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# Learn Binary search algorithm with JavaScript and how to make it better.

### Table of contents

- What is Binary Search?
- Binary search algorithm step by step using JavaScript
- Binary search time and space complexity
- Conclusion

Welcome to this tutorial, in this lesson, you will learn how to use the binary search algorithm using JavaScript and how to make it better.

Hey, wait! If you want it as a video, watch it below:

The binary search algorithm can be very useful whenever we want to search for the presence of an element in an array of elements. Using linear search is slower, especially when there is a need to search a large dataset. For example, searching for 1,000,000 in an array that contains five million numbers.

Whoots! It will take 1 million iterations to do that provided we use linear search but binary search makes it a lot faster.

Do you really want to understand the binary search algorithm using JavaScript? Then, I will ensure you understand it by the time you get to the end of this article. Now, what is binary search?

## What is Binary Search?

Binary search is an algorithm that finds the index of a target value from a sorted array of numbers by dividing the array into two parts and comparing the target value with the element at the midpoint until the target value is found. The binary search algorithm operates by neglecting half of the list on every iteration because it is sure the search term can't be found in them.

Sometimes you want to search for a certain number from a sorted array of numbers but without a common difference, especially when you’re dealing with a large dataset, then you can use binary search algorithm. Let's use the array and searchTerm below as an example:

```
const searchTerm = 10;
const numbers = [1, 3, 4, 6, 7, 8, 10, 14, 18, 50];
```

How can you know the index of 10 to pick it from the array? Well, you can’t except do linear or binary searches. Using linear search, in this case, maybe slow and boom, the binary search comes to the rescue.

## Binary search algorithm step by step using JavaScript

#### Step 1: Get the first and last index of the array

```
const searchTerm = 10;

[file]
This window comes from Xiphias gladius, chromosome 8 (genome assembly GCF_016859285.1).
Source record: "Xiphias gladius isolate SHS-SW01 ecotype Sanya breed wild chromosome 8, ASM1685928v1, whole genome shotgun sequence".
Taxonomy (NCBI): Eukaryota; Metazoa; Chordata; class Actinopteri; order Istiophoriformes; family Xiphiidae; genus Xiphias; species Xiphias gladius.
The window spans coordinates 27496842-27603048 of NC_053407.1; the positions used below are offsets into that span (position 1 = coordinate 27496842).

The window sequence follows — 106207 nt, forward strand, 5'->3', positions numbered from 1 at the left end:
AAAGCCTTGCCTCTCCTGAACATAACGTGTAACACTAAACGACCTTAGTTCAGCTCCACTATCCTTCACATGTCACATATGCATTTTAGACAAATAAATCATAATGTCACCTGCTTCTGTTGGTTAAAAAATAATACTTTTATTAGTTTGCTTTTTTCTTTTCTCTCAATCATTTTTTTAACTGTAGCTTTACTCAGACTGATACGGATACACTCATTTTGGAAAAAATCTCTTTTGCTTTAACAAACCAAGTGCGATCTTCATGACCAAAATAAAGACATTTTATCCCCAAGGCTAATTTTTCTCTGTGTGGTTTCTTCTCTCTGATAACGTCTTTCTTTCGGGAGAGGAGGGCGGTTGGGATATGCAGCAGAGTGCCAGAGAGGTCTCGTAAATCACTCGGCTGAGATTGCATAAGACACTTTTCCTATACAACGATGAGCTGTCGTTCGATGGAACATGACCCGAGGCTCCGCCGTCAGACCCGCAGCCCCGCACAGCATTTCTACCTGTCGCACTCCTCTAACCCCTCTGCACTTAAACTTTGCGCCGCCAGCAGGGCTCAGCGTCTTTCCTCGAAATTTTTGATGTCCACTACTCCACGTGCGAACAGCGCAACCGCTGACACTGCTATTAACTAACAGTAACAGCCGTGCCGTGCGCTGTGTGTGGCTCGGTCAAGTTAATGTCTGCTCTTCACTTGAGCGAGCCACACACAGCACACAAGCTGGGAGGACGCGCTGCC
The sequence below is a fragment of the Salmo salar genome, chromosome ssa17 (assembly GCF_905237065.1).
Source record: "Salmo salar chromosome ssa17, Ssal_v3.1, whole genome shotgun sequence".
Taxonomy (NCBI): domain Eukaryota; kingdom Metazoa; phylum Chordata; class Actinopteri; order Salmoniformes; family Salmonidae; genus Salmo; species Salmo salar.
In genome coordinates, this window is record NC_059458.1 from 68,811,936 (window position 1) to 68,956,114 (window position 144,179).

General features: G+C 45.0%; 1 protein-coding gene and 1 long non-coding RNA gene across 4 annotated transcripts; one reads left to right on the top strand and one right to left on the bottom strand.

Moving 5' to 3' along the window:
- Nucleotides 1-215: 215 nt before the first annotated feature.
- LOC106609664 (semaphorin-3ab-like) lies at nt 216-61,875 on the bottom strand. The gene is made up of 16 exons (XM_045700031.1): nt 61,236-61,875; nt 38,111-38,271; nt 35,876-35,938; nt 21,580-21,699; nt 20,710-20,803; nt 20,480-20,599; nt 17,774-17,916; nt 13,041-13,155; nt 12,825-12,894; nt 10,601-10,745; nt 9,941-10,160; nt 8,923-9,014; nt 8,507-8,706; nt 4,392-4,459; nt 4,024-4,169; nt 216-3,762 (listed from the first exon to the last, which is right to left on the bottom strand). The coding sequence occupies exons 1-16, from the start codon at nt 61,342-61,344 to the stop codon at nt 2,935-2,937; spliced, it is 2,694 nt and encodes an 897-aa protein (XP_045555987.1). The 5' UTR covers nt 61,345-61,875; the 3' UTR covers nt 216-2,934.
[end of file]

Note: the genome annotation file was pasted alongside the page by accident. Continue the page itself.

const numbers = [1, 3, 4, 6, 7, 8, 10, 14, 18, 50];
let firstIndex = 0
let lastIndex = numbers.length - 1;
```

#### Step 2: Calculate the midpoint and determine the result repetitively

```
for(let index = 0; index < numbers.length - 1; index++ ) {
const midpoint = (lastIndex + firstIndex) / 2;
const itemAtMidpoint = numbers[midpoint];
if ( searchTerm === itemAtMidpoint ) {
console.log( "found", itemAtMidpoint )
return "Item is found";
}
if ( itemAtMidpoint > searchTerm ) {
lastIndex = midpoint - 1;
}
if ( itemAtMidpoint < searchTerm ) {
firstIndex = midpoint + 1;
}
}
```

Now let's explain how ** step 2** works step by step:

###### sub-step 1: find the item at the midpoint.

```
const midpoint = (lastIndex + firstIndex) / 2;
const itemAtMidpoint = numbers[ midpoint ];
```

###### sub-step 2: check if the searchTerm is equal to the item at the midpoint

```
if (searchTerm === itemAtMidpoint) {
console.log( "found", itemAtMidpoint )
return "Item is found";
}
```

If the item at the midpoint is equal to the searchTerm, then we have found the number we are looking for and then we returned it.

###### sub-step 3: Reset lastIndex for the next iteration based on a condition.

```
if ( itemAtMidpoint > searchTerm ) {
lastIndex = midpoint - 1;
}
```

If the item at the midpoint is greater than what we're searching for, then we need to search for it among the numbers that are less than the item at the midpoint: [1,3,4,5]

To do that, we have to calculate another midpoint, since we're sure the item at the midpoint is greater than what we're searching for then we have to cut out the item at the midpoint and any numbers greater than it.

So we reset the lastIndex to be used in the next iteration to midpoint - 1, which means the next lesser item to the item at the midpoint. Then the array the next iteration will use starts from index 0 and ends at index midpoint - 1;

For example,

```
const searchTerm = 4;
const numbers = [ 1, 2, 4, 5, 7, 8, 9, 10, 12]
```

if the item at the midpoint (7) is greater than what we are searching for, then the index of the array for the next iteration will start from 0 and ends at ( midpoint - 1). This process will be repeated until the item is found.

sub-step 4: Reset the first index for the next iteration based on a condition.

```
if ( itemAtMidpoint < searchTerm ) {
firstIndex = midpoint + 1;
}
```

If the item at the midpoint is less than what we're searching for, then we need to search for it among the items that are greater than the item at the midpoint.

To do that, we have to calculate another midpoint, since we're sure the item at the midpoint is less than what we're searching for then we have to cut out the item at the midpoint and any numbers less than it.